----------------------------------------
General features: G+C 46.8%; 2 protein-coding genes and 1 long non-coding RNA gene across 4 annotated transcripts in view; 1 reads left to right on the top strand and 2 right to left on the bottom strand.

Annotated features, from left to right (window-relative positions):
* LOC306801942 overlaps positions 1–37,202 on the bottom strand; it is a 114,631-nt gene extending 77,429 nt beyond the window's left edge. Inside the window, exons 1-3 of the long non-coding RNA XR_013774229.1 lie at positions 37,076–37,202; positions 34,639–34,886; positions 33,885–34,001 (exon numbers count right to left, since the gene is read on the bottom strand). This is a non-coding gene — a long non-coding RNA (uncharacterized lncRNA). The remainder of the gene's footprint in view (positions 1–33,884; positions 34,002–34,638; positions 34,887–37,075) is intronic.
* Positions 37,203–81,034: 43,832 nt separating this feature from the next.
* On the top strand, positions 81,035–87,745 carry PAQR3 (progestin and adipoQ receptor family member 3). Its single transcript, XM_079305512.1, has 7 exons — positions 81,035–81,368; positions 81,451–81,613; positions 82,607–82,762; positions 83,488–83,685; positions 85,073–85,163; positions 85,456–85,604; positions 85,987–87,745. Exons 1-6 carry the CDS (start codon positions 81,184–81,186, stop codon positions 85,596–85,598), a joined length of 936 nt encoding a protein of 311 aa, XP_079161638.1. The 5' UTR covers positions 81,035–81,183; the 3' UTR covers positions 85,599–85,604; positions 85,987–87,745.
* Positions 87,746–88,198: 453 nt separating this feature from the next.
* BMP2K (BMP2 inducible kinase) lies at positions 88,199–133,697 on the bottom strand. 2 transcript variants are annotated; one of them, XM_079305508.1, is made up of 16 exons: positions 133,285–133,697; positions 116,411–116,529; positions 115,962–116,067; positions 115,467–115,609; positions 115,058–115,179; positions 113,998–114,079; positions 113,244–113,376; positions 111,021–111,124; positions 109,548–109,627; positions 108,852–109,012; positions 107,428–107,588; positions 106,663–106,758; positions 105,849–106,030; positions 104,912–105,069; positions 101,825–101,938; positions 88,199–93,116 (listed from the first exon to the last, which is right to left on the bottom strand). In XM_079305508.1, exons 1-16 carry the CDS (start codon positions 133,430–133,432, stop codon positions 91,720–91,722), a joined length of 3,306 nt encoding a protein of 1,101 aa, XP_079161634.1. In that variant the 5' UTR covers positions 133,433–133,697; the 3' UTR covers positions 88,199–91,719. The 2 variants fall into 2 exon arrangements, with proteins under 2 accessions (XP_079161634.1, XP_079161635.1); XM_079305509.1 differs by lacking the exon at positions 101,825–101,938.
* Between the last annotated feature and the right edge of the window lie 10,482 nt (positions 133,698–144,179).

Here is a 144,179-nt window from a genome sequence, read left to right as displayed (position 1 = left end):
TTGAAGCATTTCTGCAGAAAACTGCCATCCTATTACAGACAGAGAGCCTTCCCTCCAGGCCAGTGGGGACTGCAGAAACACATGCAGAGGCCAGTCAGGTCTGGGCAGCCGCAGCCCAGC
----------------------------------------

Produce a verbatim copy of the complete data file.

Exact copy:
General features: G+C 46.8%; 2 protein-coding genes and 1 long non-coding RNA gene across 4 annotated transcripts in view; 1 reads left to right on the top strand and 2 right to left on the bottom strand.

Annotated features, from left to right (window-relative positions):
* LOC306801942 overlaps positions 1–37,202 on the bottom strand; it is a 114,631-nt gene extending 77,429 nt beyond the window's left edge. Inside the window, exons 1-3 of the long non-coding RNA XR_013774229.1 lie at positions 37,076–37,202; positions 34,639–34,886; positions 33,885–34,001 (exon numbers count right to left, since the gene is read on the bottom strand). This is a non-coding gene — a long non-coding RNA (uncharacterized lncRNA). The remainder of the gene's footprint in view (positions 1–33,884; positions 34,002–34,638; positions 34,887–37,075) is intronic.
* Positions 37,203–81,034: 43,832 nt separating this feature from the next.
* On the top strand, positions 81,035–87,745 carry PAQR3 (progestin and adipoQ receptor family member 3). Its single transcript, XM_079305512.1, has 7 exons — positions 81,035–81,368; positions 81,451–81,613; positions 82,607–82,762; positions 83,488–83,685; positions 85,073–85,163; positions 85,456–85,604; positions 85,987–87,745. Exons 1-6 carry the CDS (start codon positions 81,184–81,186, stop codon positions 85,596–85,598), a joined length of 936 nt encoding a protein of 311 aa, XP_079161638.1. The 5' UTR covers positions 81,035–81,183; the 3' UTR covers positions 85,599–85,604; positions 85,987–87,745.
* Positions 87,746–88,198: 453 nt separating this feature from the next.
* BMP2K (BMP2 inducible kinase) lies at positions 88,199–133,697 on the bottom strand. 2 transcript variants are annotated; one of them, XM_079305508.1, is made up of 16 exons: positions 133,285–133,697; positions 116,411–116,529; positions 115,962–116,067; positions 115,467–115,609; positions 115,058–115,179; positions 113,998–114,079; positions 113,244–113,376; positions 111,021–111,124; positions 109,548–109,627; positions 108,852–109,012; positions 107,428–107,588; positions 106,663–106,758; positions 105,849–106,030; positions 104,912–105,069; positions 101,825–101,938; positions 88,199–93,116 (listed from the first exon to the last, which is right to left on the bottom strand). In XM_079305508.1, exons 1-16 carry the CDS (start codon positions 133,430–133,432, stop codon positions 91,720–91,722), a joined length of 3,306 nt encoding a protein of 1,101 aa, XP_079161634.1. In that variant the 5' UTR covers positions 133,433–133,697; the 3' UTR covers positions 88,199–91,719. The 2 variants fall into 2 exon arrangements, with proteins under 2 accessions (XP_079161634.1, XP_079161635.1); XM_079305509.1 differs by lacking the exon at positions 101,825–101,938.
* Between the last annotated feature and the right edge of the window lie 10,482 nt (positions 133,698–144,179).

Here is a 144,179-nt window from a genome sequence, read left to right as displayed (position 1 = left end):
TTGAAGCATTTCTGCAGAAAACTGCCATCCTATTACAGACAGAGAGCCTTCCCTCCAGGCCAGTGGGGACTGCAGAAACACATGCAGAGGCCAGTCAGGTCTGGGCAGCCGCAGCCCAGC